Sick leave is paid time off work when an employee, spouse, partner, dependent child or other dependent is unwell or injured.
It's winter, there are many illnesses around (including COVID-19), and businesses and workers are under pressure.
At MyHR, we regularly receive queries from our clients about employees taking sick leave and managing absences, so we created this article to explain the details and answer some common questions.
Minimum sick leave entitlements
Under the Holidays Act 2003, most employees are entitled to 10 days of sick leave a year (this increased from 5 days on 24 July 2021). Here's a breakdown:
- Permanent employees - regardless of whether they work full-time or part-time once they have worked continuously for the same employer for 6 months.
- Casuals - once they have worked for the employer for 6 months for an average of 10 hours per week, and at least one hour in every week or 40 hours in every month.
- Independent contractors aren’t entitled to sick leave.
- Unused sick leave can accrue to a maximum of 20 days.
- Sick leave is not pro-rated in any way, so part-time employees who might only work a few days a week still get 10 days’ sick leave a year (and can accumulate up to 20 sick days a year).
The employer can offer or agree to better terms (e.g. more than 10 days' sick leave a year or a higher cap than 20 days), but you can’t give less sick leave entitlements than these legal minimums.
If in any year the employee doesn’t meet the criteria, they’re not entitled to any new sick leave but can use their sick leave balance which may have carried over from the previous year. They may re-qualify for sick leave as soon as they meet the criteria again.
Notifying the employer
If an employee is sick or injured and intends to take sick leave, they should notify the business as soon as they can (either before they are due to start work or as soon as possible afterwards).
A phone call is the best method of notification, but an email, text or another form of electronic message may be acceptable, depending on the rules and reporting lines your organisation has in place.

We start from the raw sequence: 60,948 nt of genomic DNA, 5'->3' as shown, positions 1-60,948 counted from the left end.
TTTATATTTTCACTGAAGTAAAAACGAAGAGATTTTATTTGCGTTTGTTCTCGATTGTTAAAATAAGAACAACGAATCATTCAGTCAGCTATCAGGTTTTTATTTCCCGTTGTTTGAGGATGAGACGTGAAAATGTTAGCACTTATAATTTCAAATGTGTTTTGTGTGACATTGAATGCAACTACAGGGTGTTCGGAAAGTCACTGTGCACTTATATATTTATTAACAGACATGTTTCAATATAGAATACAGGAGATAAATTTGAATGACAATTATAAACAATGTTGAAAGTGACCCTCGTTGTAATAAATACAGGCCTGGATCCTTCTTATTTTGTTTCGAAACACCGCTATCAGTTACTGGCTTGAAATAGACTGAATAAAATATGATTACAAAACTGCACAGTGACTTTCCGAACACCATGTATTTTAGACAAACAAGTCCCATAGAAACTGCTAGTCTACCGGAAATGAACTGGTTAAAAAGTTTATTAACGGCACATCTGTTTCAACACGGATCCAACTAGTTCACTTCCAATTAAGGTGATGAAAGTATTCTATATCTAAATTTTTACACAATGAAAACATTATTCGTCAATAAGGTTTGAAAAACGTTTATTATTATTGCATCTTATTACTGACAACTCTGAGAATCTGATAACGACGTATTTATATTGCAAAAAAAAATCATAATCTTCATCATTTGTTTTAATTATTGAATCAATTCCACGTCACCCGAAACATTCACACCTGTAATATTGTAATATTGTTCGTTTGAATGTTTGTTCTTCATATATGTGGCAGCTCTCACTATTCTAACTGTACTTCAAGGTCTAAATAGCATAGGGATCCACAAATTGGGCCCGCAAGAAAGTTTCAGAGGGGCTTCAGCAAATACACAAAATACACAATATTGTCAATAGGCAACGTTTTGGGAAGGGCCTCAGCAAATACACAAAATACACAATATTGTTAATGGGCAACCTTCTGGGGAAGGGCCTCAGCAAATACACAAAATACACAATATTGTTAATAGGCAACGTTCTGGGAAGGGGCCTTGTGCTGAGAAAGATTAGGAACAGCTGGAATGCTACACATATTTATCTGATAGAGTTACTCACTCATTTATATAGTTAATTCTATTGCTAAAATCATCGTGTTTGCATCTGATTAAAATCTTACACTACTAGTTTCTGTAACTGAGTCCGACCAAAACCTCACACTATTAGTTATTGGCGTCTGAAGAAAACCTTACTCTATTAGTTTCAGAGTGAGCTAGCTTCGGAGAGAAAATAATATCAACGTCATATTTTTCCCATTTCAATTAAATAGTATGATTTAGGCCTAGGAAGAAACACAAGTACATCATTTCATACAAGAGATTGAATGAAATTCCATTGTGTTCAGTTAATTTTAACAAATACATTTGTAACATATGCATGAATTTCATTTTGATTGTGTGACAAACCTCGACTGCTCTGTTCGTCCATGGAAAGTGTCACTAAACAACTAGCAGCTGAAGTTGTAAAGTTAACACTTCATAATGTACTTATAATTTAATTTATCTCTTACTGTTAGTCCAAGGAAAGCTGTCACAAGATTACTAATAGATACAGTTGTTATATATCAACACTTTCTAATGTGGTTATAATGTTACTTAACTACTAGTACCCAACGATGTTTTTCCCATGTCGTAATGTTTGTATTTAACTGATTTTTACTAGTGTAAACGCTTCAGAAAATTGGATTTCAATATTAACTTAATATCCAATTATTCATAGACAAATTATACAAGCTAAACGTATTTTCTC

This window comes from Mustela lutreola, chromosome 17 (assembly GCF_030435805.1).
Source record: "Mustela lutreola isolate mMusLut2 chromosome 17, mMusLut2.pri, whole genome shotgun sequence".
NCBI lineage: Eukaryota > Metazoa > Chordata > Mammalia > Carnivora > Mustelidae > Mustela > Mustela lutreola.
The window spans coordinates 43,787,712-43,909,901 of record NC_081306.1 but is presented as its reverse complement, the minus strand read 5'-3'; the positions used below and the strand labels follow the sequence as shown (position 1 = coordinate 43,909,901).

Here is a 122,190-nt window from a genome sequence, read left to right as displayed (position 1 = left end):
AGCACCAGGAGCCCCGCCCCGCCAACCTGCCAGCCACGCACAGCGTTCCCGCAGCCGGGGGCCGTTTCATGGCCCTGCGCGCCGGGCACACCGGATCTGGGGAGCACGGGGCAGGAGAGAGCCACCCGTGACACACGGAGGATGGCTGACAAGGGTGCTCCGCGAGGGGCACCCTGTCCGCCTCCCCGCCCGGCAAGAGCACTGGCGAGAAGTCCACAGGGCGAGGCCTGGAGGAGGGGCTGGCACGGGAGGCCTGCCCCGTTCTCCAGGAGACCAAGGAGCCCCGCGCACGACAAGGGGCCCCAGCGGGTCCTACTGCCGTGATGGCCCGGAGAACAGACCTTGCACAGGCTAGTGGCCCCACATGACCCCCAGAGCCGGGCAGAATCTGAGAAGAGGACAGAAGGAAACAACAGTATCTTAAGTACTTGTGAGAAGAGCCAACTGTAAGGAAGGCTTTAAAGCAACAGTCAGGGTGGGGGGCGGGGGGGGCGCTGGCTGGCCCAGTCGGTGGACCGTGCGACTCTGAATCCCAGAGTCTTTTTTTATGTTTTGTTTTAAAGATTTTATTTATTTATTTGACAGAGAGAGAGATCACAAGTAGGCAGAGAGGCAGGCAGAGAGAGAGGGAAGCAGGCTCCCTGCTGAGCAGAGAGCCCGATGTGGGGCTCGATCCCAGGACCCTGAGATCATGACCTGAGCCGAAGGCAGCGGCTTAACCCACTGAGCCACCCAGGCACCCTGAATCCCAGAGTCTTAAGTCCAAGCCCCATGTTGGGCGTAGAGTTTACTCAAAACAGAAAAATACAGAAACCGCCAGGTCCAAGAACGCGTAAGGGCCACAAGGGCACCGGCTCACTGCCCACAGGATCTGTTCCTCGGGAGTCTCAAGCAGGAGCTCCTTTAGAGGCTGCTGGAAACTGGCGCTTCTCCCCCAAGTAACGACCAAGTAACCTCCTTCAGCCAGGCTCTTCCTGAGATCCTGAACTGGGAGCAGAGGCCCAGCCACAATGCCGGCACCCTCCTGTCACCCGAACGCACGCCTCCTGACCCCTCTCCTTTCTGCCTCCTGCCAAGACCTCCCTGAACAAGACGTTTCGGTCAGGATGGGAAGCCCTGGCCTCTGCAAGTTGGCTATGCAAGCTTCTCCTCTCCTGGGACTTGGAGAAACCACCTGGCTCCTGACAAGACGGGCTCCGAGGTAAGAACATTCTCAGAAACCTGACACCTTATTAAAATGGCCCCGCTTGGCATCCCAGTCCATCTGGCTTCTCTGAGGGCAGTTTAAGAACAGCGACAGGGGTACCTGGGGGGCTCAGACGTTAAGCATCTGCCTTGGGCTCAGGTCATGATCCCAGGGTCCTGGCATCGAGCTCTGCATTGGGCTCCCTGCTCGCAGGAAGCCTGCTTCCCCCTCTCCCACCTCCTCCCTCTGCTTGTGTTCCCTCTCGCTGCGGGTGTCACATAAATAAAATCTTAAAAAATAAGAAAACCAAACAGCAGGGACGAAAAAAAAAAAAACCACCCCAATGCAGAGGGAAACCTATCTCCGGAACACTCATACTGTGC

Proof of sickness
An employer can request proof that an employee is sick or injured and unable to work once he or she has been on sick leave for three or more consecutive days. The proof is usually a medical certificate from a doctor (the Ministry of Business, Innovation and Employment advises that employers should also accept the official Ministry of Health text message about a positive COVID-19 test result as proof).
In certain circumstances, an employer can request proof of illness or injury within three consecutive calendar days, but the employer must agree to pay the person's reasonable expenses, such as medical fees. You can't require the employee to get a medical certificate from a specific doctor or medical practice.
In all cases where an employer requires proof, you must inform the employee as soon as possible.
Sick leave payment is calculated using either relevant daily pay (what they would have earned if they were at work on the day) or, if that’s not possible or practicable, average daily pay (a daily average of the employee’s gross earnings over the past 52 weeks).
Unused sick leave
Employees aren’t entitled to any form of payment for any unused sick leave at the time their employment ends unless this is specified in their employment agreement.
Frequently asked questions
Can I ask an employee who says they are sick to come to work?
No, but you can ask them to provide proof of illness or injury (as above).
Your first consideration should be to look after people. Making someone come to work when they are sick is not good for many reasons, i.e. the person, the employment relationship, the business and its customers and clients. There is also the potential for employees to raise claims for the business failing to ensure their health and safety if sick workers are required and/or permitted to come to work.
Can I make an employee have a medical examination?
No, you can’t force an employee to have a medical examination. However, if you have good reason to believe that someone at work is impaired, unwell or harmed for any reason (whether from exposure to workplace hazards or other causes) then you can request the employee undertake a medical examination, at your expense.
What should I do if I suspect someone is abusing sick leave provisions?
Employers have the right to request proof of sickness or injury. If the person has been sick for less than three days in a row, you will have to meet the costs of them getting proof, e.g. a doctor’s visit. If it’s three or more days in a row, they will have to meet the costs.
If the person has been using a lot of sick (or other) leave, there might be wider issues involved, e.g. health issues, low motivation, harassment or bullying, or problems outside work. This is where open, honest communication and supporting the person can help.
If you have an Employee Assistance Programme (EAP), recommending the person access their services could also be beneficial.